What?: Yep. First of all, everyone’s human, so that gets rid of any idea of a race system. And classes do not exist either, character development is completely freeform. Your experience points get you ability points, which you use to buy abilities sorted by weapon type, and also skill points, which let you specialize in one or two types of weapons. However, there’s no real cap that I know of, so you can eventually have a character that knows how to do everything. You are restricted in the sense that you can only equip seven active abilities and seven passive bonuses at one time, leading the game to implement a ‘deck’ system to refer to useful combinations of actives and passives. Each faction has its own set of eleven ‘decks’, and when one completes a deck, they are granted various rewards. While the decks are handy, they don’t really represent the ‘best’ combination of abilities for a given character, and therefore experimentation is absolutely essential. The only complaint I have about the freeform development is that it means that every character for a given faction will have the same plot progression; no class quests.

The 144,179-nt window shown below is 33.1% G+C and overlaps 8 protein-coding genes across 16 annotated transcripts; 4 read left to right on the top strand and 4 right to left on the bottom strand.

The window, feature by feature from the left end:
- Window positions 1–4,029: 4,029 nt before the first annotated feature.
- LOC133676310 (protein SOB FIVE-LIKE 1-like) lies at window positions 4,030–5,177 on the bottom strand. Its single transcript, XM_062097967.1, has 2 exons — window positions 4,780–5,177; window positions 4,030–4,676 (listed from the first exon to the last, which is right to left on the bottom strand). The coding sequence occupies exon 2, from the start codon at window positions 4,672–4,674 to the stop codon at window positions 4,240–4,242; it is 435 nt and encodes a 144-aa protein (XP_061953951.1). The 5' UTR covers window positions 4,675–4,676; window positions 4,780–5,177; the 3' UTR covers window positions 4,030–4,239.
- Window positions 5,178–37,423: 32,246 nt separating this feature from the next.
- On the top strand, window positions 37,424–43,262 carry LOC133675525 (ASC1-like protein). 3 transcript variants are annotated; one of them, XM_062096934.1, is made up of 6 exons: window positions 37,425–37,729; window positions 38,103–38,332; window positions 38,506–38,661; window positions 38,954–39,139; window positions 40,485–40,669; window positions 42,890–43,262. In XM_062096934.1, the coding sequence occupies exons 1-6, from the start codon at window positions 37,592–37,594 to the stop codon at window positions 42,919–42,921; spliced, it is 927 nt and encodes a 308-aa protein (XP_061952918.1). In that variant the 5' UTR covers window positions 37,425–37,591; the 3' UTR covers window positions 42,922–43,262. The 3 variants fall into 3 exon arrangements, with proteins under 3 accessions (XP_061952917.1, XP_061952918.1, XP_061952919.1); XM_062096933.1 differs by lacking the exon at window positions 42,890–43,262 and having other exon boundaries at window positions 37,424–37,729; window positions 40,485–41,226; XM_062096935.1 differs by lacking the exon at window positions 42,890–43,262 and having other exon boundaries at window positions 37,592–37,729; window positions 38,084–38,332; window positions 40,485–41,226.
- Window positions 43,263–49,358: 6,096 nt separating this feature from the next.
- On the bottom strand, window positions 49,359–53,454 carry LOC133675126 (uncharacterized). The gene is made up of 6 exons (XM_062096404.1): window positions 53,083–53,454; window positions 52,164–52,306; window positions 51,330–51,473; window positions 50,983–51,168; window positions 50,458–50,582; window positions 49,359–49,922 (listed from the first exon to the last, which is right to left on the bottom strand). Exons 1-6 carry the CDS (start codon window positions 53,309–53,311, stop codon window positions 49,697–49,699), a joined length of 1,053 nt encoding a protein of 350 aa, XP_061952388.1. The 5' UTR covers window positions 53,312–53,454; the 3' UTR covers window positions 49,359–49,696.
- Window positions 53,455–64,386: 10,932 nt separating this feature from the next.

But what about the other quests? Are they really different?: Again, yes and no. There are definitely a fair amount of ‘go to x, kill x number of x, get reward’ quests. This is made a lot less annoying by the removal of the requirement to return to the questgiver, though, which is something every game should do, ever. And then there are ‘investigations’. These quests are simply ingenious. They are quests that don’t give you your specific goal up front. You get clues, and must figure those clues out. You, the player, not just your character going to a spot and picking up a piece of paper with the answer conveniently on it. No, the game provides you with an in-game web browser overlay that has Google as its homepage. If you are on an investigation, you’re expected to have some post-its handy, your map open (which you can add markers to), and possibly Googe the shit out of some things. The community has been pretty supportive of this idea, and have (thus far) refused to blurt out the answers in General Chat.